Solutions are risky, focus on context if you want more customers.

This week I am going to be talking about customers again. While the C in COMPASS stands for 'Customer', it could just as easily be 'Context'.

My dictionary defines context as "the circumstances that form the setting for an event, statement, or idea, and in terms of which it can be fully understood". What this means to me is that to understand customers, we must see them in their context.

It's important because, almost by definition, we bring a certain kind of lens to our perception of customers. We tend to see them a particular way based on our interactions with them, what we've read about them, our gut instinct, and so on.

But the risk is that we've taken a 'slice' of the customer and extrapolated from there. Extrapolation is a useful skill, but it has its limitations. We can't risk inventing the customers' life from whole cloth.

The underlying cause is often our "solution centricity". There are very few people who see a problem and decide to tackle it without having envisioned what the solution is first. It is usually the "aha" product idea moment that triggers the decision to solve the problem for customers.

So it's often the case that we start our journey building products while our knowledge of the customer is most narrow and filled with assumptions. Subconsciously, we've formed a lens through which we will see and interpret everything from this point forward. This becomes our context!

The danger is that we're making decisions about what customers truly need and what will change their behaviour, at the point where we have the least information about them that we're ever going to have.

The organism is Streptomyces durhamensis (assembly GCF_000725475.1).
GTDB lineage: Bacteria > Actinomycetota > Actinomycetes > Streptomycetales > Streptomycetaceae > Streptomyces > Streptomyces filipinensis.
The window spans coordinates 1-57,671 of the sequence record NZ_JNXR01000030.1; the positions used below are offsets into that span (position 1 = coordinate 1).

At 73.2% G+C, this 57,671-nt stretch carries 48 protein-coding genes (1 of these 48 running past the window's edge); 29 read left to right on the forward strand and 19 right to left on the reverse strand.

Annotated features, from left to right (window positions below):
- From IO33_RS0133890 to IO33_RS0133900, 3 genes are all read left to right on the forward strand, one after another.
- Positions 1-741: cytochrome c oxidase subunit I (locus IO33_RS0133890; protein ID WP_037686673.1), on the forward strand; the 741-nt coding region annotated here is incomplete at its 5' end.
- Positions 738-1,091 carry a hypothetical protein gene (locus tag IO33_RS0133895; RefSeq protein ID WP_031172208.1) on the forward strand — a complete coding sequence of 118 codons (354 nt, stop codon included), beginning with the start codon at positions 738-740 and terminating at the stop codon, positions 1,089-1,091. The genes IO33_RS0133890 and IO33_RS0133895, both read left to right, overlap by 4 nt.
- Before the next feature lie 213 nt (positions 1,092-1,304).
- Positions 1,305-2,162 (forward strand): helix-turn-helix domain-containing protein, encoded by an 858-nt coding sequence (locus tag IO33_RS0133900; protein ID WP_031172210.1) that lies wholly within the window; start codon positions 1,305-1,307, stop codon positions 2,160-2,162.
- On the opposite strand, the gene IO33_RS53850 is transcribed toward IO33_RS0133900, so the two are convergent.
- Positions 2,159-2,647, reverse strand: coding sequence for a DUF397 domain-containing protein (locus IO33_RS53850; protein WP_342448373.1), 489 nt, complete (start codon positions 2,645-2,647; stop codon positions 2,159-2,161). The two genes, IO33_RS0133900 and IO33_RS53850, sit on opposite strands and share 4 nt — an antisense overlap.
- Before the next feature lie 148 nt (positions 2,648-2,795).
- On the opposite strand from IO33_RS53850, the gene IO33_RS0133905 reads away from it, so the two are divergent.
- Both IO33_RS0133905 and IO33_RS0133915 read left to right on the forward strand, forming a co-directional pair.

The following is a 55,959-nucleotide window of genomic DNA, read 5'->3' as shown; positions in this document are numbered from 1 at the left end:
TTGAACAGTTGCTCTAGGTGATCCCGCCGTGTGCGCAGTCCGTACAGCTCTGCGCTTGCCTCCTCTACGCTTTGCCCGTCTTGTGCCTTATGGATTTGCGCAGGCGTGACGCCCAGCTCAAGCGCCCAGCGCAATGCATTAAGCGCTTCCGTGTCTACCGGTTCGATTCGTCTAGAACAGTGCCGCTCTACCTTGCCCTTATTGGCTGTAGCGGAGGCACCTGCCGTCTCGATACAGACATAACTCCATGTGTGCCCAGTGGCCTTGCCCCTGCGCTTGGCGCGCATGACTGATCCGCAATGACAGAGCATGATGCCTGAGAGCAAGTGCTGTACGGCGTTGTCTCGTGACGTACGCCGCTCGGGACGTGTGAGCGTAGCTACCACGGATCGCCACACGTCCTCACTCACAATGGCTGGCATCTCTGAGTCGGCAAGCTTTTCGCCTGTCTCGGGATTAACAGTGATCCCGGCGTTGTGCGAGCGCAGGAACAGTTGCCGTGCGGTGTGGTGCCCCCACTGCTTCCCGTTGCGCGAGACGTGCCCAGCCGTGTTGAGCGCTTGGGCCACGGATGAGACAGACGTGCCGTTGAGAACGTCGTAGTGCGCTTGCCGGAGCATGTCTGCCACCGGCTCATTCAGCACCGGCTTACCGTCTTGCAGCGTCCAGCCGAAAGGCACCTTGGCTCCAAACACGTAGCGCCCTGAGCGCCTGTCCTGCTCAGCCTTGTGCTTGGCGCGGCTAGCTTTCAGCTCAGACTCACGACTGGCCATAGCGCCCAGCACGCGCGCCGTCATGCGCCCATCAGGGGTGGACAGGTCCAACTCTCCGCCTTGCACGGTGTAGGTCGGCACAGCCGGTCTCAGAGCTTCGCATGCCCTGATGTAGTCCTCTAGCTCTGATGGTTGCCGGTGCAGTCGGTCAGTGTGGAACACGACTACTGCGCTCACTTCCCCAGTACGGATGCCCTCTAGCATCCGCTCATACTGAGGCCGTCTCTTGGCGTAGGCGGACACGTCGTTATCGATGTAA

It could be that we'll get lucky. That we saw the customer straight and got an accurate insight into their lives and our decisions from then on will be well-founded. I don't end up working with many such lucky customers myself, and please let me know if you are one. In any case, I don't advocate for planning to be fortunate as a strategy.

An example from my own experience: I work with CEOs of software companies who want to build a better software business. I think that the COMPASS-based tools & approach that I use will add value to any such undertaking. So is my customer the CEO of software building companies? Well, not quite.

I need those CEOs to have experienced a certain amount of pain in how software gets built; the challenges of hiring good tech people, of translating ideas into software, of trying to sell a product that does not fit a market or a channel. You often can't "see" these things, or get a measure for them. But they are an essential part of the context that makes a customer for me.

Absent that context, someone who learns about what I do might say "I don't need that”, whether they do or not. I've learned that I have to be very context-aware and understand the world in which my prospects live. Probably you should be the same.

So, what can you do?

  1. Recognise that your view of the customer is probably more limited than you think. Acknowledge that some of your cherished assumptions may be risky.

  2. Embrace the customer discovery process. Begin active research to build and test hypotheses about why customers do what they do, the impact of their problems, and so on.

  3. Start testing your map of assumptions — techniques such as interviews, questionnaires, prioritisation exercises, value proposition design exercises, and so on.

The result will be a far more holistic view of the customer. Establishing context tends to narrow your definition of 'customer’, so that there may be less of them overall. But, with the right context driving your decisions, you are much more likely to make those customers yours.

Matt MowerComment